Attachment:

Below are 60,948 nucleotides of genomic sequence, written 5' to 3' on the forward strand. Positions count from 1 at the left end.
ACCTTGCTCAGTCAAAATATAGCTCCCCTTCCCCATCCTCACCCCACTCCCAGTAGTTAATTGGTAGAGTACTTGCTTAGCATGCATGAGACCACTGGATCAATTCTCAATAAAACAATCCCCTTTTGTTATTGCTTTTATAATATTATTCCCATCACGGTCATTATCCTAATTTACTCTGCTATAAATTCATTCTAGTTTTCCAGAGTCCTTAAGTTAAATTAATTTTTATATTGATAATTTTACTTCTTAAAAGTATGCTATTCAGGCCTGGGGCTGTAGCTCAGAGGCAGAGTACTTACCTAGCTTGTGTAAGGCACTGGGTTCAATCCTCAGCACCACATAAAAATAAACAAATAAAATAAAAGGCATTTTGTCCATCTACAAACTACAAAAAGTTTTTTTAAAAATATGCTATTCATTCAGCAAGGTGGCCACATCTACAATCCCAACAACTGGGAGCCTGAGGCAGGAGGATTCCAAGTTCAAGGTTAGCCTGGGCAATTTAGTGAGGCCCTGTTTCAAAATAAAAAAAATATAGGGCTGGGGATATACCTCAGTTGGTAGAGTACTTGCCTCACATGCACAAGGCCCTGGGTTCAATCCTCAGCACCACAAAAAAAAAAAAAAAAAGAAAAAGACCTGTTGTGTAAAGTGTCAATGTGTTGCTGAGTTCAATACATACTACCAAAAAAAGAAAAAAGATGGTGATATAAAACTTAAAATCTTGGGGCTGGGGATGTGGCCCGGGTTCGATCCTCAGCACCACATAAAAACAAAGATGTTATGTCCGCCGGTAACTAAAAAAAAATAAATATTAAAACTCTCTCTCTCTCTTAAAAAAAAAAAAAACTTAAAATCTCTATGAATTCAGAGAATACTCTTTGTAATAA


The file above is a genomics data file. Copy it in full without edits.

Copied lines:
Below are 60,948 nucleotides of genomic sequence, written 5' to 3' on the forward strand. Positions count from 1 at the left end.
ACCTTGCTCAGTCAAAATATAGCTCCCCTTCCCCATCCTCACCCCACTCCCAGTAGTTAATTGGTAGAGTACTTGCTTAGCATGCATGAGACCACTGGATCAATTCTCAATAAAACAATCCCCTTTTGTTATTGCTTTTATAATATTATTCCCATCACGGTCATTATCCTAATTTACTCTGCTATAAATTCATTCTAGTTTTCCAGAGTCCTTAAGTTAAATTAATTTTTATATTGATAATTTTACTTCTTAAAAGTATGCTATTCAGGCCTGGGGCTGTAGCTCAGAGGCAGAGTACTTACCTAGCTTGTGTAAGGCACTGGGTTCAATCCTCAGCACCACATAAAAATAAACAAATAAAATAAAAGGCATTTTGTCCATCTACAAACTACAAAAAGTTTTTTTAAAAATATGCTATTCATTCAGCAAGGTGGCCACATCTACAATCCCAACAACTGGGAGCCTGAGGCAGGAGGATTCCAAGTTCAAGGTTAGCCTGGGCAATTTAGTGAGGCCCTGTTTCAAAATAAAAAAAATATAGGGCTGGGGATATACCTCAGTTGGTAGAGTACTTGCCTCACATGCACAAGGCCCTGGGTTCAATCCTCAGCACCACAAAAAAAAAAAAAAAAAGAAAAAGACCTGTTGTGTAAAGTGTCAATGTGTTGCTGAGTTCAATACATACTACCAAAAAAAGAAAAAAGATGGTGATATAAAACTTAAAATCTTGGGGCTGGGGATGTGGCCCGGGTTCGATCCTCAGCACCACATAAAAACAAAGATGTTATGTCCGCCGGTAACTAAAAAAAAATAAATATTAAAACTCTCTCTCTCTCTTAAAAAAAAAAAAAACTTAAAATCTCTATGAATTCAGAGAATACTCTTTGTAATAA